Barking derailment under RAIB investigation
With the busy north London Barking to Gospel Oak line still out of action, questions still remain unanswered as to the cause of the incident, which has left freight operators seeking alternative routes and commuters without services for weeks to come.
It has been two and a half weeks since Londoners in the East End were awoken by the cacophony of a freight train wrecking the permanent way over a 4000m stretch of what has become one of the most intensively used mixed-use lines in the capital.
Just after 6am on Thursday 23 January, an eastbound freight train suffered a derailed wagon between Leyton Midland Road and Walthamstow Queens Road passenger stations. The train dragged the wagon, which extensively damaged the permanent way, including several bridges. The incident has closed the commuter line and forced freight operators, including those out of Dagenham and Tilbury docks on the Thames, to reroute flows. We covered the incident in detail here.
The huge engineering task is underway to repair the line, but it is expected to take some weeks, and Network Rail say a firm assessment cannot be given until later this week. They are also remaining silent on the case of the initial derailment, which is causing some speculation.
The equally disruptive Eastleigh derailment, which happened just a few days later on 28 January, was quickly traced to a faulty fastening on the rails, which allowed the track to spread under the weight of a passing freight train. Six intermodal wagons came off the rails there and Network Rail held up its hands a few days later over a maintenance issue. However, the Barking incident remains a mystery.
A Network Rail source said that was protocol under the circumstances. “We have to wait for the conclusion of the investigation before we can comment on any causes. This is being investigated by the rail accident investigation branch”.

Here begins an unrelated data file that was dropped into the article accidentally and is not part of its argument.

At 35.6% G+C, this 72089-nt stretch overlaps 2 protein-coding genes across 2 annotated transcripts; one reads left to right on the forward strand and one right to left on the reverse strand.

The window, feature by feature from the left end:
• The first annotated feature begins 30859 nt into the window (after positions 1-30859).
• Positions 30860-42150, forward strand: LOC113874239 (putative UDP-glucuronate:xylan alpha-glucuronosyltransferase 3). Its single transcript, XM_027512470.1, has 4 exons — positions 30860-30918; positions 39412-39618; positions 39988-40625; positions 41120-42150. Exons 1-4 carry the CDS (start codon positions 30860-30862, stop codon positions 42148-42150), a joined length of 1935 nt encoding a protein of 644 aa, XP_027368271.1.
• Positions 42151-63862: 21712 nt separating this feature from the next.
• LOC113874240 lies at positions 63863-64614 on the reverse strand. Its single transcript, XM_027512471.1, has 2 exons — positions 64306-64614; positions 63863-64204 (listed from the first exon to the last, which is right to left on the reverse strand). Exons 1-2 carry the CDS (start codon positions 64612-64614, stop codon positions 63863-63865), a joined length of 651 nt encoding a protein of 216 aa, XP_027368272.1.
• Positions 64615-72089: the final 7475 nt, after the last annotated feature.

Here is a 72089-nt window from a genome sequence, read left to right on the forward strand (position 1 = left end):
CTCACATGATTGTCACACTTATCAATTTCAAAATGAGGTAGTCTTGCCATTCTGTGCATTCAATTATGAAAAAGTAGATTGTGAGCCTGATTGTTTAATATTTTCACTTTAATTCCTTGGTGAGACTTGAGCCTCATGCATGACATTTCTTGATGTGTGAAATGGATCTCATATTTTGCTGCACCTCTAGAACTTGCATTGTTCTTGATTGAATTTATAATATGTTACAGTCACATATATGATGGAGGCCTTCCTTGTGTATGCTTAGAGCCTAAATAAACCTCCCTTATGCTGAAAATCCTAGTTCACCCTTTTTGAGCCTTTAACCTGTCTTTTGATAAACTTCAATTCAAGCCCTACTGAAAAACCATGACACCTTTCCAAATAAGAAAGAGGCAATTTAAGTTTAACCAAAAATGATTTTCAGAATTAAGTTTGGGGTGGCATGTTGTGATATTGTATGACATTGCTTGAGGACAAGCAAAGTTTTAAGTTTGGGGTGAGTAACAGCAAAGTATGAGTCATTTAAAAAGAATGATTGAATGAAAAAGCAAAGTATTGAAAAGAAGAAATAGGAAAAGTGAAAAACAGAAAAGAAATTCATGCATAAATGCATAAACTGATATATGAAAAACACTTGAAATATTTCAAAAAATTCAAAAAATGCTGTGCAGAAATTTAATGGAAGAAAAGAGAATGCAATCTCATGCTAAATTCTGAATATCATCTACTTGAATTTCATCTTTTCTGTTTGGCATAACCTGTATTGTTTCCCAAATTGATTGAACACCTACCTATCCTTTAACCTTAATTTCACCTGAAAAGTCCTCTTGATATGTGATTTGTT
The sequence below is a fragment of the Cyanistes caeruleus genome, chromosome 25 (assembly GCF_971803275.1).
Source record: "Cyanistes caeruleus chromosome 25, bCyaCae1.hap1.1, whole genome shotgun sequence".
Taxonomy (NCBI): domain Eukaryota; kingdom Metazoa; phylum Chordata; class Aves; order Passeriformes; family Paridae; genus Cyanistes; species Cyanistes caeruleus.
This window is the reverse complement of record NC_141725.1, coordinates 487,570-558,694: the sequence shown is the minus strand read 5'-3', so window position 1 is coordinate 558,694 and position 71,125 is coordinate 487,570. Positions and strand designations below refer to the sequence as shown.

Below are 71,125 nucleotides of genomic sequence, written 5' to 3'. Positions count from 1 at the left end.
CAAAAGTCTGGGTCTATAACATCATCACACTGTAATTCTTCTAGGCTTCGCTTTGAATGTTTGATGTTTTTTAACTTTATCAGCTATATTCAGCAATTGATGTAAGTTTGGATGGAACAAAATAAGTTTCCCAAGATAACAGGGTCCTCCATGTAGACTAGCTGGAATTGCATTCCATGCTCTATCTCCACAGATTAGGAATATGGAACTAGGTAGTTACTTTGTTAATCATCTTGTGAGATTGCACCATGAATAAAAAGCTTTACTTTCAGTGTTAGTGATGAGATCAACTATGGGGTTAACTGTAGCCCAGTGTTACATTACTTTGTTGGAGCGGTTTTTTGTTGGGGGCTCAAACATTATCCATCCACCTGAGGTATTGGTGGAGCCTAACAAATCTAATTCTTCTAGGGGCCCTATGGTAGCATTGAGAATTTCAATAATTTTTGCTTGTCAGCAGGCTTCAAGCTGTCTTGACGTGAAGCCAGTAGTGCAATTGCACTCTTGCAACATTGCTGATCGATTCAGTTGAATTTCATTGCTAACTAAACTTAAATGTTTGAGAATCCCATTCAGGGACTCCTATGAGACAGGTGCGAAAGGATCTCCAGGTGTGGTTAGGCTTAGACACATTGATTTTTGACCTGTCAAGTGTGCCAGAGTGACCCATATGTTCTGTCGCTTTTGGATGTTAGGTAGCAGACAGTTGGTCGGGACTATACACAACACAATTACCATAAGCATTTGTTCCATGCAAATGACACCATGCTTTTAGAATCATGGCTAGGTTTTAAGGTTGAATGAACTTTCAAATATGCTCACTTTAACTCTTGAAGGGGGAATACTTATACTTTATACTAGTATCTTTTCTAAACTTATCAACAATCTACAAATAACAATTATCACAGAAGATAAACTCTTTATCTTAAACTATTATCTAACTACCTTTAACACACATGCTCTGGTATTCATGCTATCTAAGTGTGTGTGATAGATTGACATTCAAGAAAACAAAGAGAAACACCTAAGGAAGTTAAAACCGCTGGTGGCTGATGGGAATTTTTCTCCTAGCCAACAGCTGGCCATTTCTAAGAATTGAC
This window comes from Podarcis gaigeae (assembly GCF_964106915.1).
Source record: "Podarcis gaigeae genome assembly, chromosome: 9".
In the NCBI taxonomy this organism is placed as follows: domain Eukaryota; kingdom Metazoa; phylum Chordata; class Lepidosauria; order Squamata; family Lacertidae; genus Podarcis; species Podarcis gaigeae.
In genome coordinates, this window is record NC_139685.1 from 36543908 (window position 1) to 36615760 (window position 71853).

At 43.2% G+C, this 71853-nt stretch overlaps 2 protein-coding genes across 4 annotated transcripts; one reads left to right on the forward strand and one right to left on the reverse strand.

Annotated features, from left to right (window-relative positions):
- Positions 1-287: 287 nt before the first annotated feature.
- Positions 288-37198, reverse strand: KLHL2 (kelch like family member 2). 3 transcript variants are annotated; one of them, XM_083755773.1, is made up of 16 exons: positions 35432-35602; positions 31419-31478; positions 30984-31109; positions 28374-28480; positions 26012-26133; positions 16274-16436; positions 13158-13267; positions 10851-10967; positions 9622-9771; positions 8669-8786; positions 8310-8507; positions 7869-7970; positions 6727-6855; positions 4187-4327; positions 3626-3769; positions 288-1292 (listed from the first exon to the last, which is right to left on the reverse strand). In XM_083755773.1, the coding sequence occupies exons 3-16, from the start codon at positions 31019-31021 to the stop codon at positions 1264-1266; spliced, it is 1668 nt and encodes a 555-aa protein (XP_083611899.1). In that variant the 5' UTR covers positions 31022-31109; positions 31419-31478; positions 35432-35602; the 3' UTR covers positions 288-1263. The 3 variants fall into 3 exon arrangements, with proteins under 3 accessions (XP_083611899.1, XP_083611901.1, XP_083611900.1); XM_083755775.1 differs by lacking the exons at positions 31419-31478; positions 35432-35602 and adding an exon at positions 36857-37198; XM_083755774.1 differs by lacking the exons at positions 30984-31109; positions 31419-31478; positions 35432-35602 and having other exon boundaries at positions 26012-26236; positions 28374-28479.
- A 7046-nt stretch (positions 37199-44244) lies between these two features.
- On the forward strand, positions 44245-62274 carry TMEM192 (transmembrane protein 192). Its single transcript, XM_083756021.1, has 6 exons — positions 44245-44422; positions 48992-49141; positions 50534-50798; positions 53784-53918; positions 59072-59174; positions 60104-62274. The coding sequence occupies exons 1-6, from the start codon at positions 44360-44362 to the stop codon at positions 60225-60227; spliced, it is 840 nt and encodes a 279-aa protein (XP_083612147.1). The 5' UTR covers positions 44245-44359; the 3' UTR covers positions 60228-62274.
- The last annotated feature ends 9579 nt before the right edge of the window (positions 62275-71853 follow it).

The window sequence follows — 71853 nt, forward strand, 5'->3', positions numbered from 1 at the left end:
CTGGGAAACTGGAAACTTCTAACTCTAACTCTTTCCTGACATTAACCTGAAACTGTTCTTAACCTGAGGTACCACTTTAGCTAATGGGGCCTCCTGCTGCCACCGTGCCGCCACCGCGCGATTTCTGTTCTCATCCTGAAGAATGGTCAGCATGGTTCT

The UK safety authority, the Rail Accident Investigation Branch (RAIB) has since released more of the technical details. Their statement says that the train was hauled by a class 66 diesel locomotive and consisted of 22 wagons carrying construction soil. Once the braking system alerted the driver, the train was stopped, with one wheelset on the 16th wagon derailed. That was enough to do extensive damage to the track, other railway infrastructure and the wagon.
RailFreight.com readers have been expressing opinions on the derailments, which have both significantly disrupted passenger traffic. “The Eastleigh incident following on the heels of the derailment on the North London line has exposed some problems”, noted one reader. Referring to the Eastleigh derailment, comments included: “Network Rail have quickly accepted responsibility. It is fortunate no passenger trains were involved”.
“There must be questions about the ongoing monitoring of track conditions and the adequacy of the methods used”, said another. “NR has made a lot of noise about this in the past but there seems to be a continuing problem with incidents like this none of which help rail freight’s competitive position”.
The RAIB, which is independent of the industry and the government regulators it is working on the Barking incident.“Our investigation will identify the sequence of events which led to the accident and the factors that contributed to its consequences”. They intend to examine the track, the bridges damaged and the wagons, as well as seeking out any underlying factors. Network Rail has undertaken to issue an update later in the week.